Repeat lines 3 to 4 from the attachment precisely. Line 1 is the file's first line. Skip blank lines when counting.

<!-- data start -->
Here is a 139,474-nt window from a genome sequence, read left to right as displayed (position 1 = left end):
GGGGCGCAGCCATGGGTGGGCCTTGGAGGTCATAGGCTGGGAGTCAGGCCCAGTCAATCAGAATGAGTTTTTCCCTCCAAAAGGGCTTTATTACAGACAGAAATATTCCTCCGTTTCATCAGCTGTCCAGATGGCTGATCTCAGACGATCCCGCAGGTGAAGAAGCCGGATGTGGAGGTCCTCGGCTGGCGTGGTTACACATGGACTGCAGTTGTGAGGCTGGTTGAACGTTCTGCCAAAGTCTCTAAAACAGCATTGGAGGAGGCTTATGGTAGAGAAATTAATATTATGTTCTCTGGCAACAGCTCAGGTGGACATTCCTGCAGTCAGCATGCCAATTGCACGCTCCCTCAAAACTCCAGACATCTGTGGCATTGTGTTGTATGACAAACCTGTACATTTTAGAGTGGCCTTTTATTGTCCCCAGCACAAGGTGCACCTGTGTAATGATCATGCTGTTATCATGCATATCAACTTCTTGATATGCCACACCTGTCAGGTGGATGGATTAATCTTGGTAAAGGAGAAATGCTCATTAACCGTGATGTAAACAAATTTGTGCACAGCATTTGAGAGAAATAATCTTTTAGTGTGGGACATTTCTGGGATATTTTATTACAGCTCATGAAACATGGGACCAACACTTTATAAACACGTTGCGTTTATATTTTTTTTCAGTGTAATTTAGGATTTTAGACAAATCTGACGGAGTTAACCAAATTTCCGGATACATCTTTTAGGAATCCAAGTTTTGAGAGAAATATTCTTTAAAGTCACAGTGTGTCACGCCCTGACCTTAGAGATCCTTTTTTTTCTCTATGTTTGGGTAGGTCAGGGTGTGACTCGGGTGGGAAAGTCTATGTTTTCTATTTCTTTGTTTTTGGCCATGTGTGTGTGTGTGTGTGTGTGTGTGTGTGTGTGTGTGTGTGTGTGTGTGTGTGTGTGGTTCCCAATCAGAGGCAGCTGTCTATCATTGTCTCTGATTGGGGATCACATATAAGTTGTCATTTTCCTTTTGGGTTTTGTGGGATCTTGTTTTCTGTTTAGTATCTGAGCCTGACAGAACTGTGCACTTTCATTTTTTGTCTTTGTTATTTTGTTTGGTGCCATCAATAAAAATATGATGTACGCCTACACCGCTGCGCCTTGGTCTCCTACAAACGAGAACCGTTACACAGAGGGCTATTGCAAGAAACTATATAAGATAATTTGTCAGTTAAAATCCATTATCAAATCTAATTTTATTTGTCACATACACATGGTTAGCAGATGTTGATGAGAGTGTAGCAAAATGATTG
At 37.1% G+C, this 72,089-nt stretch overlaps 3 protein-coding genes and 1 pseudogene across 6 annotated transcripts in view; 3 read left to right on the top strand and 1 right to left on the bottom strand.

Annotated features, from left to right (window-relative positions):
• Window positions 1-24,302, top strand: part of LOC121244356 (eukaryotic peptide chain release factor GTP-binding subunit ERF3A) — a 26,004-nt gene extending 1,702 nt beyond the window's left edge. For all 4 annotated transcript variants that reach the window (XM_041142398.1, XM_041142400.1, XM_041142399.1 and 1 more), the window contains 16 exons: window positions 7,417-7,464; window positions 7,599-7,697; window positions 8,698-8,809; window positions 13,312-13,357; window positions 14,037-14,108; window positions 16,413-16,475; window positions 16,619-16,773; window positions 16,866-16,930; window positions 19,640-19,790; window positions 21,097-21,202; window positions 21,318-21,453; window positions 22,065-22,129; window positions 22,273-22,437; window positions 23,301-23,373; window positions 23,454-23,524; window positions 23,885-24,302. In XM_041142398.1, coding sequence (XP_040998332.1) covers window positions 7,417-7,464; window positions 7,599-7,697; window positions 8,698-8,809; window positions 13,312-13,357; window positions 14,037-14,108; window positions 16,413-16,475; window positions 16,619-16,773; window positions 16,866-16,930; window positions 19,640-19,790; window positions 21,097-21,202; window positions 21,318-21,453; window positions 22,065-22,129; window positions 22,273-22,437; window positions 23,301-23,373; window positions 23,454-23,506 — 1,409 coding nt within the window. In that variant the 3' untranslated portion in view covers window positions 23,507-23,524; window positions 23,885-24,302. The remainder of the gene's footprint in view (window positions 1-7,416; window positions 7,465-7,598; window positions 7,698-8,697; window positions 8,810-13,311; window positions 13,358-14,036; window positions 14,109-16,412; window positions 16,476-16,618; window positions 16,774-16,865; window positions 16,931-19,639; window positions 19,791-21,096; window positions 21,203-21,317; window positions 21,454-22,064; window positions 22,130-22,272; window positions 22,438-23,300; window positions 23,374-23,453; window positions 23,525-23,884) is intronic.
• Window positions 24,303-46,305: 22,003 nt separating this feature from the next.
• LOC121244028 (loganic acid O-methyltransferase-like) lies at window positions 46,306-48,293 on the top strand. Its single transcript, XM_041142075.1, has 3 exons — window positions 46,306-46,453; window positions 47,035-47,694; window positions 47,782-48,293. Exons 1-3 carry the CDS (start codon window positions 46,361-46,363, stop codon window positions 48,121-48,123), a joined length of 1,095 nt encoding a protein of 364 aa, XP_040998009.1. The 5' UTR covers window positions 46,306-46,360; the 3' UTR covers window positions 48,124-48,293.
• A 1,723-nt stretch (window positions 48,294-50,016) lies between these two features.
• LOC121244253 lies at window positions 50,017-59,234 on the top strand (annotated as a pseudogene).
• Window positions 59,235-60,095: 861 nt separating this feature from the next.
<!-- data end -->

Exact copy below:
At 37.1% G+C, this 72,089-nt stretch overlaps 3 protein-coding genes and 1 pseudogene across 6 annotated transcripts in view; 3 read left to right on the top strand and 1 right to left on the bottom strand.

Annotated features, from left to right (window-relative positions):